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Who Leads Whom? Presidents, Policy, and the Public.

Who Leads Whom? Presidents, Policy, and the Public. By Brandice Canes-Wrone. Chicago: University of Chicago Press, 2006. 214 pp.

Leadership of the public and Congress is of vital importance to modern presidential governance. In Who Leads Whom?, Brandice Canes-Wrone tackles this important topic in a thorough study of the prospects for presidential leadership, the impact the public has on the president's propensity to appeal, and the influence that such leadership has on public policy in general and the president's legislative success in particular. She examines these issues using an array of methodological tools, from formal modeling (Chapter 2) to quantitative testing (Chapters 3 and 4) and case studies (Chapter 6). Organizationally, she develops and then tests a public appeals theory in Part I for both domestic (Chapter 3) and foreign policies (Chapter 4). Part II centers on her conditioning pandering theory, which explores the relative degree of policy pandering or policy leadership present in presidential public appeals.

Who Leads Whom? is grounded in a clear theoretical framework that draws on the breadth of American political thought. Indeed, the fundamental question that Canes-Wrone raises is one that provoked substantial debate among the Framers of the Constitution: should presidents consider the policy views of the "masses," and will this consideration lead to public policy that ultimately is not in the public's best interest? In her terms, this is a debate between policy pandering--"whether presidents follow public opinion when they believe citizens are misinformed about their interests" (p. 104)--and policy leadership, which occurs when presidents pursue policy that promotes societal welfare even when it is unpopular (p. 105).

At base, the argument of Who Leads Whom? centers on presidents' rational incentive to consider current public opinion in their strategic decisions to make public-policy appeals and how this translates into presidential success in Congress. Canes-Wrone shows that the public influences the president's propensity to make public appeals. Presidents engage in "limited pandering": presidents who are up for reelection and have but average approval ratings are most likely to be responsive to public concerns. Next, presidential appeals for both domestic and foreign policies increase the president's success in Congress, contingent upon the dynamics of public support influencing presidential appeals in the first place. That is, presidential appeals increase the president's legislative success in part because the president appeals on policies that are already supported by current public opinion. Taken together, the president's public appeals further the will of the majority in a democracy through the adoption of legislation, without promoting the deleterious effects of demagoguery on societal welfare. Indeed, Canes-Wrone argues convincingly that limited pandering does not result in bad public policy, because presidents still only tend to publicize those popular policies that they believe will improve societal welfare.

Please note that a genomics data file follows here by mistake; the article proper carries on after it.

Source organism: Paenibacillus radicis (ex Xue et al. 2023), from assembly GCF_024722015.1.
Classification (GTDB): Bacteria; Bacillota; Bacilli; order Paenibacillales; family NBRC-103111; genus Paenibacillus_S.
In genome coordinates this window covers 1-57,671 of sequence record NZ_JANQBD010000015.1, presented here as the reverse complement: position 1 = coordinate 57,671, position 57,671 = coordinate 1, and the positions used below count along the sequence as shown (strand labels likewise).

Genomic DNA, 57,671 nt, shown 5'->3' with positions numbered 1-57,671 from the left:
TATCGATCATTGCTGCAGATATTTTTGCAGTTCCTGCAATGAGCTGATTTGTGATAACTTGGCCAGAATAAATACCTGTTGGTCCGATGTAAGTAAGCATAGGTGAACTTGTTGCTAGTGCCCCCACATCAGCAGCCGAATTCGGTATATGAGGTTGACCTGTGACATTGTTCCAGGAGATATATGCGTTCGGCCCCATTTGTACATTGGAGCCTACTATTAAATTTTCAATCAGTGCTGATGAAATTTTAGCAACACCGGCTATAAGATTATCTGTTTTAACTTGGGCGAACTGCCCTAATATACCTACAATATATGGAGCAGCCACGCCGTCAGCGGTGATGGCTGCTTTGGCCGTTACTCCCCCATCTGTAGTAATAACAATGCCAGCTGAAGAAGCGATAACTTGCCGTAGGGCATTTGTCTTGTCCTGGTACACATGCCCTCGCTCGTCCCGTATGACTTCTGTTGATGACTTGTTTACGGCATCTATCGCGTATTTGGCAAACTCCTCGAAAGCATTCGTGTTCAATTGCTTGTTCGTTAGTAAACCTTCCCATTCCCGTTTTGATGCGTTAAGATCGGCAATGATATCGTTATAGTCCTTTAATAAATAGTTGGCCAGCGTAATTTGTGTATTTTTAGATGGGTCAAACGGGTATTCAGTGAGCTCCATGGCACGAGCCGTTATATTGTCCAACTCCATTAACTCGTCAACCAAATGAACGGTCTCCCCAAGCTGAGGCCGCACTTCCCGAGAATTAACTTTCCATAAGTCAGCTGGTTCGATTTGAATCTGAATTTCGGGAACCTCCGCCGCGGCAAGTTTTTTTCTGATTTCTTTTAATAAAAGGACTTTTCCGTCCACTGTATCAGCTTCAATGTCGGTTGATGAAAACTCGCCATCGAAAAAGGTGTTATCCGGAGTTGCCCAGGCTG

Two criticisms of the book center on the dependent variables--funding for agencies or specific policy areas in appropriations bills--and the limited sample of policies used in the analysis. Focusing on shifts in appropriations without consideration of the bargaining and logrolling that will take place throughout the legislative process may overstate the importance of public speeches to the president's legislative success, especially when those public appeals may take place many months before the final appropriation. Further, as we know that policy differences produce distinct and divergent political outcomes, this study cannot tell us for certain whether presidential appeals work on policy changes that may not hinge on spending increases or decreases. The findings on foreign policy ameliorate this concern, but extending the analysis to a broader range of public policies is still a useful next step for future research.

A broader contribution of Who Leads Whom? is that it reaffirms the theoretical limitations of the prevailing wisdom about presidential leadership. The classic "going public" model holds that presidents will speak to encourage the public not only to support their policies but also to motivate the public to influence Congress to support the president. By demonstrating that presidents take advantage of current public support to maximize their chances for increasing legislative success through public appeals--rather than arguing that presidents must use the bully pulpit to motivate an uninterested American populace to support their policies--Canes-Wrone further distances the presidential leadership literature from the classical model of presidential dominance to one of presidential leader as facilitator (George Edwards, On Deaf Ears, 2003). Although we do not know for sure from her research that the "going public" model is unable to explain presidential leadership of the public and Congress, one significant contribution may be to move scholars beyond the classic conception of leadership to a more strategic one. In so doing, future scholars may better understand the extent and limits of presidential leadership in Congress and of the public.

--Matthew Eshbaugh-Soha

University of North Texas
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Author:Eshbaugh-Soha, Matthew
Publication:Presidential Studies Quarterly
Article Type:Book review
Date:Sep 1, 2007
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